According to Tweti, Southern California is one of three bird-breeding hot spots (the others are Florida and Texas) because of its ideal climate and a profusion of open space. In the L.A. area alone, there are five bird rescues. “Really, you have to live at the tippy-top of a mountain to not be within two or three hours of a parrot rescue anywhere in the States,” she says.
Much widespread ignorance about birds begins with the cage, Tweti says.
“If people are buying a small bird, they get a small cage. Proportionately it looks fine. They think, 'Why would I get a giant cage for a small bird?' But logically it doesn't make sense. Would you keep your dog in the bathroom? A bird needs as much movement as a dog, if not more.”
Pet owners often assume that small cages were made with small birds in mind, but Tweti says nothing could be further from the truth, as the cage builders (who often work abroad in countries such as China) have no real understanding of parrot physiology. Her goal is to ensure that the basics of bird care become common sense, in the way that information about dogs and cats largely is.
“I haven't had a dog in 20 years or more, but I know that if i get one, I have to get it spayed or neutered,” she says. “Why do I know that? I know because the campaign has been so pervasive. It's everywhere. The bottom line is if you wouldn't do it to your dog, don't do it to your bird.” As she speaks over the phone, bird squawks filter through from the background.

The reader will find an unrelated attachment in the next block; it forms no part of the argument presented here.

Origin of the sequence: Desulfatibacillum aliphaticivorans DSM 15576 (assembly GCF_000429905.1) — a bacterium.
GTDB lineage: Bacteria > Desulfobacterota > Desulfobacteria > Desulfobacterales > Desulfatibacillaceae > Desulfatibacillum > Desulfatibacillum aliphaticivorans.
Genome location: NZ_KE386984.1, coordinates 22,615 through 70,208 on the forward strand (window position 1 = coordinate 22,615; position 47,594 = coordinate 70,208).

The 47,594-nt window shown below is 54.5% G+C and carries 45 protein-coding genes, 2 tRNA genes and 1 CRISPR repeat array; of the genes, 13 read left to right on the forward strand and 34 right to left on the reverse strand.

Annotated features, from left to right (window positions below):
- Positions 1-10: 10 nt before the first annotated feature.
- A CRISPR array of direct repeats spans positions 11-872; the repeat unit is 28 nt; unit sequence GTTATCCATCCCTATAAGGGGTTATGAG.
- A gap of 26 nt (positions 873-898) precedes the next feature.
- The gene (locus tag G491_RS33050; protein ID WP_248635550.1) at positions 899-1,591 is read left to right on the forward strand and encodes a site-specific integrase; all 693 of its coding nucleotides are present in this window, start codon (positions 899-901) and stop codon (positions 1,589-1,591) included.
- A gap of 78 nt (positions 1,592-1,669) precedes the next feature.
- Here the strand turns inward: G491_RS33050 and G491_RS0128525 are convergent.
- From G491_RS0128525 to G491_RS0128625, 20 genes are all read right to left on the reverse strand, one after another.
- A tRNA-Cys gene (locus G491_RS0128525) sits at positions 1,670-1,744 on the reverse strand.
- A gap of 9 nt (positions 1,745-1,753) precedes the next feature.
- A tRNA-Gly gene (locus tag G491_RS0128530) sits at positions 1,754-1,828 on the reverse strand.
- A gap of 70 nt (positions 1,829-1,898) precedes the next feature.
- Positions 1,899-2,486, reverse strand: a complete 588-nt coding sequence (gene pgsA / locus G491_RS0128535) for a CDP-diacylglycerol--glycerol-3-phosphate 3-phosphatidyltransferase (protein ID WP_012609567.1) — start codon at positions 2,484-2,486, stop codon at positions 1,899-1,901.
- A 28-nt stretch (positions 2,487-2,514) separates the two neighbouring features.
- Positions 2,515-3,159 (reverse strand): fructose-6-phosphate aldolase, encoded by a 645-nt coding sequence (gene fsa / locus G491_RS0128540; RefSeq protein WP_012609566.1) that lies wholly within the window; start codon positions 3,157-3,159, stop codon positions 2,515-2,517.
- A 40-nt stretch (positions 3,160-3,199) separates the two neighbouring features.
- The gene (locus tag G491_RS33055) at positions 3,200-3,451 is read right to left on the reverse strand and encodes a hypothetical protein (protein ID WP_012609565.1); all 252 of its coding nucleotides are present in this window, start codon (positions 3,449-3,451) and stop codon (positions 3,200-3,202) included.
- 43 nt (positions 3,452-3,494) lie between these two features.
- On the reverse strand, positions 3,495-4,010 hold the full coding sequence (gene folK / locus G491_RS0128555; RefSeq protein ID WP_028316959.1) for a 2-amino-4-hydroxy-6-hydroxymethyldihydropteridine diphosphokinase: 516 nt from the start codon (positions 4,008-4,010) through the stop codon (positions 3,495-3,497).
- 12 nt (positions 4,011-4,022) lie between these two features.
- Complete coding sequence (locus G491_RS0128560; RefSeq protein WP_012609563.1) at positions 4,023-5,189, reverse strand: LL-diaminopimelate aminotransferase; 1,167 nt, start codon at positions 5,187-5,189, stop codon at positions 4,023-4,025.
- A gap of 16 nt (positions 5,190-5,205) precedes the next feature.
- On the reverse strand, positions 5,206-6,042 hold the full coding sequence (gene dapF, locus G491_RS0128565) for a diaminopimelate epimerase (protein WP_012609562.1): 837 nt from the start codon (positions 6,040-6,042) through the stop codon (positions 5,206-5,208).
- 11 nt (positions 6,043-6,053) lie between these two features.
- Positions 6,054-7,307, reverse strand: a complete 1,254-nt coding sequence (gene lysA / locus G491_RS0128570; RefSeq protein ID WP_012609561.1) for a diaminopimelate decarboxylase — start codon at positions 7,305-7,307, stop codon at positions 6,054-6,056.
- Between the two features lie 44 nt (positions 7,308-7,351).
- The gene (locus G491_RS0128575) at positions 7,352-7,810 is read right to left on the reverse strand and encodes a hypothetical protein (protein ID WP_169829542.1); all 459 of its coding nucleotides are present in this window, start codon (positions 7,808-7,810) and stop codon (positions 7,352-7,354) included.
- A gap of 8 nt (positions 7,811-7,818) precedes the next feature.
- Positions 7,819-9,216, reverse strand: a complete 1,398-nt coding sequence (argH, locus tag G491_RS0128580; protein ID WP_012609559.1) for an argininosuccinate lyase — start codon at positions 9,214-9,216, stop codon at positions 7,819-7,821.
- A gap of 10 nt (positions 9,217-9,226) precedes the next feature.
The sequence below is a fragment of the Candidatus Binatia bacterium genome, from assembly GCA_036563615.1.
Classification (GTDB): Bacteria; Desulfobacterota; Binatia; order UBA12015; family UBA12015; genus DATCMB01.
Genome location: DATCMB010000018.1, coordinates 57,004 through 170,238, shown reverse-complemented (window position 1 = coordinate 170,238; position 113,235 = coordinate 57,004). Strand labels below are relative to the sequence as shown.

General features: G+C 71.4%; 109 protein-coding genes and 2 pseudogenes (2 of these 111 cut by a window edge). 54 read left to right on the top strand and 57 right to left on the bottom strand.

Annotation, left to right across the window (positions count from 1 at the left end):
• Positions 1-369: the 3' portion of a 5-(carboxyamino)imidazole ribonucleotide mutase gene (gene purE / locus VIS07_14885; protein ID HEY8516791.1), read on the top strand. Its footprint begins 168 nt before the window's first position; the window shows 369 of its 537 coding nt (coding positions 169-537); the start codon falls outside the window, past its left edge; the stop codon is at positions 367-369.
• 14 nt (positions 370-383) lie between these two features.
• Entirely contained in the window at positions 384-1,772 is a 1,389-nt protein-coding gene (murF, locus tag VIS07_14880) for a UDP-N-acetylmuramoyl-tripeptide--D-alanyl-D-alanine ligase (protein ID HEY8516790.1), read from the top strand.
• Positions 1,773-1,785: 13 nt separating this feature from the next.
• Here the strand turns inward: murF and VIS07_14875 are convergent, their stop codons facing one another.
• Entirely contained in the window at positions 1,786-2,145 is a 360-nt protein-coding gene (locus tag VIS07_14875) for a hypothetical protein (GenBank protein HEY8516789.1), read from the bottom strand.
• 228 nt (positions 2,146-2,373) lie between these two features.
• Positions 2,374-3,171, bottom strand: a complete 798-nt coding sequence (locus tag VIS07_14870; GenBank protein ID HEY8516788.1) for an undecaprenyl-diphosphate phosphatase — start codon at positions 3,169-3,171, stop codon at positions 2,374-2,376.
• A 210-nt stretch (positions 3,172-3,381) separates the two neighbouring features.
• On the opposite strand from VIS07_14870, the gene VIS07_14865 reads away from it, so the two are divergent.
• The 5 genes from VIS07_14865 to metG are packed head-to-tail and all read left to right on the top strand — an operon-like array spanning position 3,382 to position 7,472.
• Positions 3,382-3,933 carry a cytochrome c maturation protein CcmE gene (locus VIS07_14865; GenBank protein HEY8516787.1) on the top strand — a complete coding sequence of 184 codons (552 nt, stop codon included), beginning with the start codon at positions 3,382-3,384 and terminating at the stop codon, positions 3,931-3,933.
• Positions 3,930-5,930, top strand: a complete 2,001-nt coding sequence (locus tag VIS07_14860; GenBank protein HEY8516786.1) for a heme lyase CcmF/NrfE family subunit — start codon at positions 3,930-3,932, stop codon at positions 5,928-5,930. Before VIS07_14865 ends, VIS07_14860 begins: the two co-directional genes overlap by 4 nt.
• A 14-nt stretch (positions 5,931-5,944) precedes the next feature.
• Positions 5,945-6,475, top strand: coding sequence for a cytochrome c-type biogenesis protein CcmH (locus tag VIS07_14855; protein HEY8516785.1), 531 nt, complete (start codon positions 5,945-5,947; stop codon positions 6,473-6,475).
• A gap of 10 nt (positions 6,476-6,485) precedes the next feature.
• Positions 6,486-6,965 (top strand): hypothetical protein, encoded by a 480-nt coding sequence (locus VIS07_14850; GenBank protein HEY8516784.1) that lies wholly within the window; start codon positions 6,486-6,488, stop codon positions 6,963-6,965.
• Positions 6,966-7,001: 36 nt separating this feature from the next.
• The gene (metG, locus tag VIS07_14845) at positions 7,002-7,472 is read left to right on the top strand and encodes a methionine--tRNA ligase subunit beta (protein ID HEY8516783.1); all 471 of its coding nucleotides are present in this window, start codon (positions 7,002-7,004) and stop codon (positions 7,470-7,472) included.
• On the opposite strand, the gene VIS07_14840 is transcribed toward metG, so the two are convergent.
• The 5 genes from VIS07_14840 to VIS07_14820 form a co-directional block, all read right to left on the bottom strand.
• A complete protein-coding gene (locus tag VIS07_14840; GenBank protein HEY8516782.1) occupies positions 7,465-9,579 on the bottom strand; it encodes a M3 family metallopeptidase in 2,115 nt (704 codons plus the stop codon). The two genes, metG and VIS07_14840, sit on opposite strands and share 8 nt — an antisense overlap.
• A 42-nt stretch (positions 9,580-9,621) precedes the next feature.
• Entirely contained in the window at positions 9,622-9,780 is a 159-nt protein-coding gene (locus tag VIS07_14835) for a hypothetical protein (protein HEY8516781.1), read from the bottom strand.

It's hard not to use cats and dogs as useful points of reference; these domestic pets fully permeate the American media in the form of dog and cat food commercials, silly YouTube videos and Internet memes, and animal welfare campaigns. If Tweti can do the same for birds, she'll consider her work successful.
“I think of this campaign as a parrot Amber Alert,” she says. “I'm trying to reach mainstream America, whether you have a bird or not.”
Up next we've included Tweti's list of five mistakes people make that can hurt their pet birds.
5. Using a cage (or a small cage)